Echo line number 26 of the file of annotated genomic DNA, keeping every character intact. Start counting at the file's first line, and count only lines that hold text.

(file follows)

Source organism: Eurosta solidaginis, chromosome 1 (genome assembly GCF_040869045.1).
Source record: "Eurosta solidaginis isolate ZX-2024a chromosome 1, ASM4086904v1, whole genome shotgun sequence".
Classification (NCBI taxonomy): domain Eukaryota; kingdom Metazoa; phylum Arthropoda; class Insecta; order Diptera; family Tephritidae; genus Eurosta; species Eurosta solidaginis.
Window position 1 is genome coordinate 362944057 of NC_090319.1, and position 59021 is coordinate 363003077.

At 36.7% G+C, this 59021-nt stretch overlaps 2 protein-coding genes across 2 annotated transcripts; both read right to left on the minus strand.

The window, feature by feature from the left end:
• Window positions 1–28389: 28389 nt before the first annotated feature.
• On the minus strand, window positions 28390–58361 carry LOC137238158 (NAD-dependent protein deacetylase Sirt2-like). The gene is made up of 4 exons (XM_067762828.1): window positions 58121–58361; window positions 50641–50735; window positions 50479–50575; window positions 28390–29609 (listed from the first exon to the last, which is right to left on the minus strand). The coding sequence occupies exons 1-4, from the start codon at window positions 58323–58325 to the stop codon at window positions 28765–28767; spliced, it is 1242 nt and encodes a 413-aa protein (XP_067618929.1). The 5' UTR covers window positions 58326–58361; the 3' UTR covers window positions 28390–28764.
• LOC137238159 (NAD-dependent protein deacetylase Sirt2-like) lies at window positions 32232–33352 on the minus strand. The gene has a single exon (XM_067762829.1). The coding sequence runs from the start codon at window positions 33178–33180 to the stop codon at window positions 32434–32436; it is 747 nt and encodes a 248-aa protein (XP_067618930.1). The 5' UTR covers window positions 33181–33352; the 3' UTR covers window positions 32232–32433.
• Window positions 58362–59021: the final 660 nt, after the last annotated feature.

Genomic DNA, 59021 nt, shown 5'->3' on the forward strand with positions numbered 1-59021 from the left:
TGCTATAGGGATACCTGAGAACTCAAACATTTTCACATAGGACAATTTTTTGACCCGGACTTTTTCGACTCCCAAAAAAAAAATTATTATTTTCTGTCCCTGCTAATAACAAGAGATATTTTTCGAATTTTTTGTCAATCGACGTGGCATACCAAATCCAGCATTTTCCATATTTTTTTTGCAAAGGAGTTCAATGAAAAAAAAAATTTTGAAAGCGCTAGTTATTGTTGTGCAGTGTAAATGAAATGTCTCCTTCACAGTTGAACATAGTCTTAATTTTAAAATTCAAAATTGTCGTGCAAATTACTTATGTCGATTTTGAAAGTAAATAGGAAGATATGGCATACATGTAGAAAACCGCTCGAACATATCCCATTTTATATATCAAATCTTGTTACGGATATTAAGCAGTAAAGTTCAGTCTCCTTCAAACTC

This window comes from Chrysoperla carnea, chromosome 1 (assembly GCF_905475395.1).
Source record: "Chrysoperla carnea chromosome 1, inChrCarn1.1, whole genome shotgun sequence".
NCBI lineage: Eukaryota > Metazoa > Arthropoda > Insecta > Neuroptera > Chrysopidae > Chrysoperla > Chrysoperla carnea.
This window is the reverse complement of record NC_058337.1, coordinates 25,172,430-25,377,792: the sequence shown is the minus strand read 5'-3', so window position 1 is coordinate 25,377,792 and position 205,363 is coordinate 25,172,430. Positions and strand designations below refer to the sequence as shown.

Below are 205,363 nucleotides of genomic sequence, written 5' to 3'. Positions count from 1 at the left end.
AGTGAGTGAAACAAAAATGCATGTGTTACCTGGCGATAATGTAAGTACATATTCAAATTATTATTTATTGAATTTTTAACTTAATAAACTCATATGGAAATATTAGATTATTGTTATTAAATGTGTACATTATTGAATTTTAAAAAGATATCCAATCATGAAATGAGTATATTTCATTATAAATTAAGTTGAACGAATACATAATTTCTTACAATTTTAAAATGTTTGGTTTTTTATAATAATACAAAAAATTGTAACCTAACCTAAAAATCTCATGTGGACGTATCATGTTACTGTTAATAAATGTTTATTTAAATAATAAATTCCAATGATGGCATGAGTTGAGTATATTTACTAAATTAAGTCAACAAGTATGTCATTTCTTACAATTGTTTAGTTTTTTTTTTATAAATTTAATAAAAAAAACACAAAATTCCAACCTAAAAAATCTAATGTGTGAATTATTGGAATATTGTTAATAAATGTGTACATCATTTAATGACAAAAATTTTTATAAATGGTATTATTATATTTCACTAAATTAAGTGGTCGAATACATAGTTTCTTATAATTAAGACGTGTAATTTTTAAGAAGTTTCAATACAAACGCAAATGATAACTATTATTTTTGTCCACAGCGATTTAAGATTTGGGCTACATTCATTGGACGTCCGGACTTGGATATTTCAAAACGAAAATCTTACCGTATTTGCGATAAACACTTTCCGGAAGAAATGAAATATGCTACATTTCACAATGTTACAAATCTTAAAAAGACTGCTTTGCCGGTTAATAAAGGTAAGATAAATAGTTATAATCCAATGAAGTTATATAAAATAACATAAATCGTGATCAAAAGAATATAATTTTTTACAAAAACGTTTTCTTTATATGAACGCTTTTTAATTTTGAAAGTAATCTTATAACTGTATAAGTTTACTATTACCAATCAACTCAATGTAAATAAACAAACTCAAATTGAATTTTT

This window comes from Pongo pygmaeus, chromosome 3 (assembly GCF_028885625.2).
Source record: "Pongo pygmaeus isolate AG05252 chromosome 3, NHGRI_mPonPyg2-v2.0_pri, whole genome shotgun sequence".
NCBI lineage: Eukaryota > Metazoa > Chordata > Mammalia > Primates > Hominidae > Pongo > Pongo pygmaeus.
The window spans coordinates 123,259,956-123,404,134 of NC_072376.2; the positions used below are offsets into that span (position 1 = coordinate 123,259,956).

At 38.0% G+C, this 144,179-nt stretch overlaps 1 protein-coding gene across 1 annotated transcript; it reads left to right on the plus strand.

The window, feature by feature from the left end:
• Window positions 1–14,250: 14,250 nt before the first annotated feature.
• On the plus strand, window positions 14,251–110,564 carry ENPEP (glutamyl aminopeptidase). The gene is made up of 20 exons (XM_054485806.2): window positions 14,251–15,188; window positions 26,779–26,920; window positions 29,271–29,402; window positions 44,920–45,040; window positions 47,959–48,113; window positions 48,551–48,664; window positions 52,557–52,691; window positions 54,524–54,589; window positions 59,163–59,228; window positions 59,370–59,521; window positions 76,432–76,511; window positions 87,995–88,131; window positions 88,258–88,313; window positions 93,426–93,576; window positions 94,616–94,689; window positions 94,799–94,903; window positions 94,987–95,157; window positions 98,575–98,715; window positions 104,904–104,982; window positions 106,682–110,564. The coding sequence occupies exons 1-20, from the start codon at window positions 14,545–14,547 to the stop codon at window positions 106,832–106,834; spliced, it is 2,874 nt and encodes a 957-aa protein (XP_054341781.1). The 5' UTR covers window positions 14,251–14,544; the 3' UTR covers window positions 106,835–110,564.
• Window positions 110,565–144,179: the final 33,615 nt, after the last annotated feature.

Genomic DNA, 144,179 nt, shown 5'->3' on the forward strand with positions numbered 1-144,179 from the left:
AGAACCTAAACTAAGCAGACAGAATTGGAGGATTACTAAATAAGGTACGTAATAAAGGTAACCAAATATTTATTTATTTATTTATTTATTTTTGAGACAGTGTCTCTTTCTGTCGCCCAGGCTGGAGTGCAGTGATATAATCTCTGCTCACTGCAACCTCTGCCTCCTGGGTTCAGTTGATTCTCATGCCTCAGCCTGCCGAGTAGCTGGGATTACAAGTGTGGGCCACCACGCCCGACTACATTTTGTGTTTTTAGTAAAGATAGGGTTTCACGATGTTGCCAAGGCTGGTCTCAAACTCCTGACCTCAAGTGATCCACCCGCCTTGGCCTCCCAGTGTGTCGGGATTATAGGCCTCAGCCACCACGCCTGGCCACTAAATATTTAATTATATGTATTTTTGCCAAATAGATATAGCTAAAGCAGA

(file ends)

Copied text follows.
• On the plus strand, window positions 14,251–110,564 carry ENPEP (glutamyl aminopeptidase). The gene is made up of 20 exons (XM_054485806.2): window positions 14,251–15,188; window positions 26,779–26,920; window positions 29,271–29,402; window positions 44,920–45,040; window positions 47,959–48,113; window positions 48,551–48,664; window positions 52,557–52,691; window positions 54,524–54,589; window positions 59,163–59,228; window positions 59,370–59,521; window positions 76,432–76,511; window positions 87,995–88,131; window positions 88,258–88,313; window positions 93,426–93,576; window positions 94,616–94,689; window positions 94,799–94,903; window positions 94,987–95,157; window positions 98,575–98,715; window positions 104,904–104,982; window positions 106,682–110,564. The coding sequence occupies exons 1-20, from the start codon at window positions 14,545–14,547 to the stop codon at window positions 106,832–106,834; spliced, it is 2,874 nt and encodes a 957-aa protein (XP_054341781.1). The 5' UTR covers window positions 14,251–14,544; the 3' UTR covers window positions 106,835–110,564.